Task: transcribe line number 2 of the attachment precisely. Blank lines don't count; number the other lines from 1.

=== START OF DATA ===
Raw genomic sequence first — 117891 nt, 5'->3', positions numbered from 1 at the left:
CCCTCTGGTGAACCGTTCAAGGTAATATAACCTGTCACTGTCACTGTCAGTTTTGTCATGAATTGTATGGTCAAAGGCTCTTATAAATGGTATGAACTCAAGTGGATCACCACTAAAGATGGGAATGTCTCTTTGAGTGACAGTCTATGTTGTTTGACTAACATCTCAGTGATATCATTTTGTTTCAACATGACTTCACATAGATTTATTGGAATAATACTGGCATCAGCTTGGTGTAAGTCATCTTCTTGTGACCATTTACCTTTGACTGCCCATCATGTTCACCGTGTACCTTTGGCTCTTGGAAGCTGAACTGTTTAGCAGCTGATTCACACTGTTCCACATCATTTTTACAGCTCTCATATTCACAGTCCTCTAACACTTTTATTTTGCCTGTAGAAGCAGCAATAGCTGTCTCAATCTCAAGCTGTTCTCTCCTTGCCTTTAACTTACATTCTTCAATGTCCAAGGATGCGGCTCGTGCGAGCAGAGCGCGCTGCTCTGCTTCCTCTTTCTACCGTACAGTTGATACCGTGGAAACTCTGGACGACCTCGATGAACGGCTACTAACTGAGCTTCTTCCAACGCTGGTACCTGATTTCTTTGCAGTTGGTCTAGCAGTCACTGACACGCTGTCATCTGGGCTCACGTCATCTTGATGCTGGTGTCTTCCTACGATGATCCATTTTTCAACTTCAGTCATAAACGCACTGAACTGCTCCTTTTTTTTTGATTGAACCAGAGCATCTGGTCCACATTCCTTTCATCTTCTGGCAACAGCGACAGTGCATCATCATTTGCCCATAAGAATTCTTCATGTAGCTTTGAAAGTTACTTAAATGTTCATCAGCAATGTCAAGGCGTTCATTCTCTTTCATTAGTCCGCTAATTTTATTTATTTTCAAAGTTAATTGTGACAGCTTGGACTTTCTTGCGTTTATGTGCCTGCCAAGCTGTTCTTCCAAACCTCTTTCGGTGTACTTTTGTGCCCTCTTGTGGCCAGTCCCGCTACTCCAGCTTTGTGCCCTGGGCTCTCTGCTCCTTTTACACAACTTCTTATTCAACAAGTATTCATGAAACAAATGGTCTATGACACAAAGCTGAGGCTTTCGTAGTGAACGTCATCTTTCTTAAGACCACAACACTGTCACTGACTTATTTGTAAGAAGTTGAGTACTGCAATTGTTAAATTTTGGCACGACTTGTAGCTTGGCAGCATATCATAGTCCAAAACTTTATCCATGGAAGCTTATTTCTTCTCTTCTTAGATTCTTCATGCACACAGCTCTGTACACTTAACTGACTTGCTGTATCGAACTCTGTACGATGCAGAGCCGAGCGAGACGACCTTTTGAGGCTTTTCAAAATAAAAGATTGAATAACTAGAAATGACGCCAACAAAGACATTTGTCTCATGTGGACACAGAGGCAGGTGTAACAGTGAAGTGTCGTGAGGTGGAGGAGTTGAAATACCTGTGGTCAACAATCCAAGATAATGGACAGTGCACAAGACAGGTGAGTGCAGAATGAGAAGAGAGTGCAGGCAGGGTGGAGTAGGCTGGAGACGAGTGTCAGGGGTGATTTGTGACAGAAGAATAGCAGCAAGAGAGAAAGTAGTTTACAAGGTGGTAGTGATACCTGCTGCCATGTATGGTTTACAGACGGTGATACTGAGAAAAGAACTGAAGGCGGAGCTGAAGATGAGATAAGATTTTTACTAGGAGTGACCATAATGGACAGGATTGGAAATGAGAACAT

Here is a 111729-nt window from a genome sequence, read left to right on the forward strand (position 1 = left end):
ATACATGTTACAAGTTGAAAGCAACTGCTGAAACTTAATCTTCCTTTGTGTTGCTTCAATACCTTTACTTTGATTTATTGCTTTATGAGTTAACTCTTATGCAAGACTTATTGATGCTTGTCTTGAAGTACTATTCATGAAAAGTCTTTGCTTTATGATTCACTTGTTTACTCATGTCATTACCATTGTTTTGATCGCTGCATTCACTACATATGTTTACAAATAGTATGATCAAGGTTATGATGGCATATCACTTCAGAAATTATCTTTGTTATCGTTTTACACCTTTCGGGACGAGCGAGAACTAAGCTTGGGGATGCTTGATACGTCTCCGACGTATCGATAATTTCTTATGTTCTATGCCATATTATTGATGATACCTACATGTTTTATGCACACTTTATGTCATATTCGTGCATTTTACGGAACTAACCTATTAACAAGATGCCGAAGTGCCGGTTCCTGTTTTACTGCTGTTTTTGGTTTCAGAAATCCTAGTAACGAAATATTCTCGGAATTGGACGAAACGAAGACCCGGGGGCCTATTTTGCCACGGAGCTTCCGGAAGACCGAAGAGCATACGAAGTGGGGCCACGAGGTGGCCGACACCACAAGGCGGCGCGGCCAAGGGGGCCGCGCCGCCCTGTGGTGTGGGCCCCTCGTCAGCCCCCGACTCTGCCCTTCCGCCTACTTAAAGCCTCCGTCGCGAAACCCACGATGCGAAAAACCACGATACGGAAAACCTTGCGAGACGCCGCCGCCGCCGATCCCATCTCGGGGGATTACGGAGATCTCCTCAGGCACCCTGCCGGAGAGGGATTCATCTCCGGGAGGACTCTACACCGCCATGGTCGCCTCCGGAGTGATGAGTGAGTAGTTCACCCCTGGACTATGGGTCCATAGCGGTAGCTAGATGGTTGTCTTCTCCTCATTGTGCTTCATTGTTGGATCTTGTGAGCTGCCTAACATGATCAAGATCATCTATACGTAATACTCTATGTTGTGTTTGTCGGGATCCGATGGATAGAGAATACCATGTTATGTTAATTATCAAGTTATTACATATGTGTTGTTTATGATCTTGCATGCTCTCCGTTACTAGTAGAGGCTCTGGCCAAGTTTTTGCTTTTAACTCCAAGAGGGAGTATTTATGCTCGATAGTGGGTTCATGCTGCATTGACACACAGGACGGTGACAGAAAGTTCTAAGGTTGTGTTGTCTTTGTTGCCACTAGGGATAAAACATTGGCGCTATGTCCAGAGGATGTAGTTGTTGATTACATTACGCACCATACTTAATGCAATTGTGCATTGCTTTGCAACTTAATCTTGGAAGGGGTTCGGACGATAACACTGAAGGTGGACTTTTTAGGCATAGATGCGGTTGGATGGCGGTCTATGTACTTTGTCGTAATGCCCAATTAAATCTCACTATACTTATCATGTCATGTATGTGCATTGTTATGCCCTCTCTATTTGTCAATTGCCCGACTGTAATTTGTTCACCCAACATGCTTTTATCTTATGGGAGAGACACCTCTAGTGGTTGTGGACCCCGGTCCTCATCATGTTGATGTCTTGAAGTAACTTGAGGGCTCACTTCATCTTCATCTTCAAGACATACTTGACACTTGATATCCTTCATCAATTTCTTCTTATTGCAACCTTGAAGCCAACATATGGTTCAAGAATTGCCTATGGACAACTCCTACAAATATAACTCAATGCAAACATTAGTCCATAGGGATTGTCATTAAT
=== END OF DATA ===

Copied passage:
CCCTCTGGTGAACCGTTCAAGGTAATATAACCTGTCACTGTCACTGTCAGTTTTGTCATGAATTGTATGGTCAAAGGCTCTTATAAATGGTATGAACTCAAGTGGATCACCACTAAAGATGGGAATGTCTCTTTGAGTGACAGTCTATGTTGTTTGACTAACATCTCAGTGATATCATTTTGTTTCAACATGACTTCACATAGATTTATTGGAATAATACTGGCATCAGCTTGGTGTAAGTCATCTTCTTGTGACCATTTACCTTTGACTGCCCATCATGTTCACCGTGTACCTTTGGCTCTTGGAAGCTGAACTGTTTAGCAGCTGATTCACACTGTTCCACATCATTTTTACAGCTCTCATATTCACAGTCCTCTAACACTTTTATTTTGCCTGTAGAAGCAGCAATAGCTGTCTCAATCTCAAGCTGTTCTCTCCTTGCCTTTAACTTACATTCTTCAATGTCCAAGGATGCGGCTCGTGCGAGCAGAGCGCGCTGCTCTGCTTCCTCTTTCTACCGTACAGTTGATACCGTGGAAACTCTGGACGACCTCGATGAACGGCTACTAACTGAGCTTCTTCCAACGCTGGTACCTGATTTCTTTGCAGTTGGTCTAGCAGTCACTGACACGCTGTCATCTGGGCTCACGTCATCTTGATGCTGGTGTCTTCCTACGATGATCCATTTTTCAACTTCAGTCATAAACGCACTGAACTGCTCCTTTTTTTTTGATTGAACCAGAGCATCTGGTCCACATTCCTTTCATCTTCTGGCAACAGCGACAGTGCATCATCATTTGCCCATAAGAATTCTTCATGTAGCTTTGAAAGTTACTTAAATGTTCATCAGCAATGTCAAGGCGTTCATTCTCTTTCATTAGTCCGCTAATTTTATTTATTTTCAAAGTTAATTGTGACAGCTTGGACTTTCTTGCGTTTATGTGCCTGCCAAGCTGTTCTTCCAAACCTCTTTCGGTGTACTTTTGTGCCCTCTTGTGGCCAGTCCCGCTACTCCAGCTTTGTGCCCTGGGCTCTCTGCTCCTTTTACACAACTTCTTATTCAACAAGTATTCATGAAACAAATGGTCTATGACACAAAGCTGAGGCTTTCGTAGTGAACGTCATCTTTCTTAAGACCACAACACTGTCACTGACTTATTTGTAAGAAGTTGAGTACTGCAATTGTTAAATTTTGGCACGACTTGTAGCTTGGCAGCATATCATAGTCCAAAACTTTATCCATGGAAGCTTATTTCTTCTCTTCTTAGATTCTTCATGCACACAGCTCTGTACACTTAACTGACTTGCTGTATCGAACTCTGTACGATGCAGAGCCGAGCGAGACGACCTTTTGAGGCTTTTCAAAATAAAAGATTGAATAACTAGAAATGACGCCAACAAAGACATTTGTCTCATGTGGACACAGAGGCAGGTGTAACAGTGAAGTGTCGTGAGGTGGAGGAGTTGAAATACCTGTGGTCAACAATCCAAGATAATGGACAGTGCACAAGACAGGTGAGTGCAGAATGAGAAGAGAGTGCAGGCAGGGTGGAGTAGGCTGGAGACGAGTGTCAGGGGTGATTTGTGACAGAAGAATAGCAGCAAGAGAGAAAGTAGTTTACAAGGTGGTAGTGATACCTGCTGCCATGTATGGTTTACAGACGGTGATACTGAGAAAAGAACTGAAGGCGGAGCTGAAGATGAGATAAGATTTTTACTAGGAGTGACCATAATGGACAGGATTGGAAATGAGAACAT